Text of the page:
I certainly had fun with this #interview with ThreeSixtyAlberta talking about my writing life, books, publisher and writing group.
Did I answer a question for you or was there something else you wanted to know?
I’m more than happy to answer questions – so go ahead – ask!
I also have another interview this Wednesday, when I will be talking about my writing group, the Writers Foundation of Strathcona County in depth. It will be hosted by Arts Talk at our local community cafe, Common Ground.
This will be my third interview this year! If nothing else I’m getting a lot of practice!
I managed to edit 65 pages of my current work in progress, The Commodore’s Gift, this past weekend and feel really fired up about the story and it’s characters. There is a strong female protagonist, who meets an Adonis of a man.
I also have a novel workshop group starting this month, where we will edit each other’s work over the next several months. This gives each participant several ‘reader’ views of the story, which is invaluable as well as suggestions or queries on continuity, plot arc etc. This is how a writer ‘polishes’ their work prior to publication.
Normal programming will continue with an author interview. Slight hiccup with the interview being completed. In the meantime I am re-posting this. It is rather apt as I am currently in the midst of editing a sequel myself and also involved with a small NaNoWriMo editing group where five authors and I are going through each other’s manuscripts. Several chapters a month works well for our process.
As writers we love to be immersed in our own creations -weaving plots, planning and following story arcs, creating character profiles as well as their trials and tribulations. Our minds are full of questions : What happens next? How would my character react? Is that plausible or believable? Can I improve on that scene? Have I shown not told? Is there too much exposition? Would the reader have enough description to envisage the scene?
Graph – speedofcreativity.com
All these questions need to be answered but not when we are writing the first draft. This initial phase is the most enjoyable part of creating a story. Remember to give your inner editor time off enabling you to create freely and get the basic story line written. Once you have finished, the ‘real’ work starts. Continuity, grammar, spelling, character development, revisions to scenes etc. the list is long and sometimes overwhelming. Where should you start?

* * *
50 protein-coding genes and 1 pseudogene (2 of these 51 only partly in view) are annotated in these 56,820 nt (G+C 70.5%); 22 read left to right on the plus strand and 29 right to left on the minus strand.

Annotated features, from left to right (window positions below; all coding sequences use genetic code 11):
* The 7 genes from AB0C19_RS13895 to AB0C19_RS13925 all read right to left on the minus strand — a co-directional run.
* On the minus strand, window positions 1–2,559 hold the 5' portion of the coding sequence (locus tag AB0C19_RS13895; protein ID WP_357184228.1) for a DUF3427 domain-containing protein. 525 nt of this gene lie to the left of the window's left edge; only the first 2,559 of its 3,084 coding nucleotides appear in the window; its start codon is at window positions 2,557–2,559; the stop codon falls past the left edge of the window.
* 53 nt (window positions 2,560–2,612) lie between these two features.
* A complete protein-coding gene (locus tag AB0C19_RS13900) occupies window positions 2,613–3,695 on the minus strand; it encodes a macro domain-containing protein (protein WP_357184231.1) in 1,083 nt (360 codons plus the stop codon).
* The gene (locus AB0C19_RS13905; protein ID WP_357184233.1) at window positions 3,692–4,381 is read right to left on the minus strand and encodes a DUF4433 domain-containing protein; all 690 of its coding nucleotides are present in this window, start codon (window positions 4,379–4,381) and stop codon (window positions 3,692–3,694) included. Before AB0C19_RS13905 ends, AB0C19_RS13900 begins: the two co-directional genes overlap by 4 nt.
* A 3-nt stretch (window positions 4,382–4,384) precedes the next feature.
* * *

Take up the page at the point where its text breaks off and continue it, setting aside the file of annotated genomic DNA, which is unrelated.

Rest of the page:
Once the story is complete put it to one side and go onto new projects. Leave it for a month or more (I’ve left two projects for nearly 6 months). When you go back to re-read you have fresh eyes giving you new insights. Your revision process may be to correct everything above as you read each page or you could concentrate on one item at a time, re-reading each time giving you a particular focus. This second method does lean itself to sharpening the process as you are not trying to ‘spot’ numerous revision types at the same time. With your editing done let your favored readers have it. Take note of their suggestions and correct any errors they may find. No matter how many times you or your beta readers go through the manuscript there will always be a word missed, mis-spelt or a continuity slip up. How do you make your manuscript as good as it can be?
A professional editor – if you can afford one – is a good investment. However, one trick that may work for you in finding those elusive errors is to read the book from back to front page by page. Another is to read it out aloud to yourself or a understanding friend (a glass or two of wine helps with this one!) A missed word is very obvious with this technique.
When editing there may be sentences or even whole paragraphs that you know need to be revised or even omitted from the manuscript to help with the flow of the story line or scene. Deleting these is hard – it is your creation and your words were written through hard work. There are different opinions on what to do with these revisions but I think they should be saved in a separate document until you are absolutely sure you do want to delete them and even then you may keep them as a record of how the scene developed. They are a writer’s jetsam so to speak, which is my link to today’s calendar word. I had to squeeze it in somewhere!